“Wonder is the beginning of wisdom.”Socrates
I am not a believer.
I do not fool myself into thinking I know everything or that I am never mistaken or biased, but on the whole, I make a point not to be gullible. I require evidence. I want to know the source.
In my time as a self-described skeptic, I’ve seen many people use reason as an excuse to be rude or dismissive of how other people make meaning in their lives. Indeed, I have been the person brashly waving away worldviews that have been generations in the making. But I was wrong.
What lenses do you wear?
This is not to say that there is no harm done when opinion or tradition is treated as fact. But the simple truth is that we’re all trying to find our way through the weird, wild lives of consciousness we’re all leading. We’re drawn to the lenses that make the most sense to us, from the profoundly skeptical to the utterly supernatural and the multitude in between.
There are harmful lenses that cause us to give into the worst parts of our nature, the ones that deny the full humanity of others. All of us carry at least a few of those harmful lenses with us, though the amount they blur our thinking varies and can be altered for better or worse. We judge others for how they look to us. Race, class, gender, ability, age, country, politics and so on. What do we assume we know?
The same is true for the tenets of wonderlust. We judge what others are curious about, their relationships, how they express their creativity, how they move through the world, and live their life. But this is a mistake.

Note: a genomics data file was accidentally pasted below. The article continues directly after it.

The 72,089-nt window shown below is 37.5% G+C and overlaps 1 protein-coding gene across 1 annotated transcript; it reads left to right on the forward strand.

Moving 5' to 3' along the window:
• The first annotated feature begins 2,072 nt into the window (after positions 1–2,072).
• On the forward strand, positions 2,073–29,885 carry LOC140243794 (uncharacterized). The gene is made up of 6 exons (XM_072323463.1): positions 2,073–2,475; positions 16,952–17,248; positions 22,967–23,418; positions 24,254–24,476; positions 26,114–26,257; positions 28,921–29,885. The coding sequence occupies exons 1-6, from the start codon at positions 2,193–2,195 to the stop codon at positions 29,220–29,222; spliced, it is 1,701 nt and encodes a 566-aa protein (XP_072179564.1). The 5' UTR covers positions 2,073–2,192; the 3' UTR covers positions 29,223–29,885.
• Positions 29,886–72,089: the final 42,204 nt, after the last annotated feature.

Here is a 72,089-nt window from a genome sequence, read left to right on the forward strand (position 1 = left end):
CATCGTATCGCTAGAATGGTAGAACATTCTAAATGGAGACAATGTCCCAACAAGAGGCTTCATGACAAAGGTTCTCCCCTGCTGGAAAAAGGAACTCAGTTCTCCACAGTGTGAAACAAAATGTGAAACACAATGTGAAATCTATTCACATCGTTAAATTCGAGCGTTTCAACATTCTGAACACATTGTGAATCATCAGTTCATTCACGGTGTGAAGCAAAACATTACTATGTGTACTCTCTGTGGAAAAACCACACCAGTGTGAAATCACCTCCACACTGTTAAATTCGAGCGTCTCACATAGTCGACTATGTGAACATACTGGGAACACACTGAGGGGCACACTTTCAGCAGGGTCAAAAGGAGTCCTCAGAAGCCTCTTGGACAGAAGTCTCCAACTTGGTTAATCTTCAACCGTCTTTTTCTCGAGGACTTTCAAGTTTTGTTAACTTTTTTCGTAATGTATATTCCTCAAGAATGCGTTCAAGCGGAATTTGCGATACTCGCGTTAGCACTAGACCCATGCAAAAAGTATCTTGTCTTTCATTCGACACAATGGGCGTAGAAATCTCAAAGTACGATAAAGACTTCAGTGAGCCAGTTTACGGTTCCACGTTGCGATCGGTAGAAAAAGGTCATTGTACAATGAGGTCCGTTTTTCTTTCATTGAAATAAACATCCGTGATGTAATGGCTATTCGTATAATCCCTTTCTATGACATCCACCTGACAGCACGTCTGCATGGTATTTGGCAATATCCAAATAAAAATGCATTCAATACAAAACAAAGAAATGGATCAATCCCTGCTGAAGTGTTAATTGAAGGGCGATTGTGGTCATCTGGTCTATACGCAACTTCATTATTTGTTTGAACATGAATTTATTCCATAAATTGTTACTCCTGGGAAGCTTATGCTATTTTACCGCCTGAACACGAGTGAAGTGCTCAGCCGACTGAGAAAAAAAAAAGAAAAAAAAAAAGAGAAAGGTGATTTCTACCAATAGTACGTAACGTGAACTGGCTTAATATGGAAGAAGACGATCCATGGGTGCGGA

Wonderlust thrives when we are true to our passions and allow others to be true to theirs. That’s how we build the best world. So, how do we keep our wonder alight?
We choose to make priorities of our relationships, our creativity, and the world around us.
To keep your wonder, in spite of personal circumstance and even when the world feels like one big dumpster fire, you must find a practice that gives you the freedom to choose what matters and commit yourself to it.
That will mean different things to different people at different times. For me, right now, it means healing my relationship with myself and my body through yoga, meditation, and inquiry. It means making time for my writing in a way I never have before. And it means appreciating the creatures and wind gusts around me while staying in tune with the ailing Anthropocene.
Through this series, my aim is to help others find and stay in touch with the source of their wonder. Our vitality is vital—for the wonder and the wary.
This is part three of the What is Wary Wonderlust? series.
In this series, you’ll discover what wonderlust is and why it’s important, learn why wariness is an essential part of making a difference in the world, find out how to be wary without losing your wonder, learn the habits that lead to a meaningingful and productive life, and discover the causes and experiences that matter most to you.
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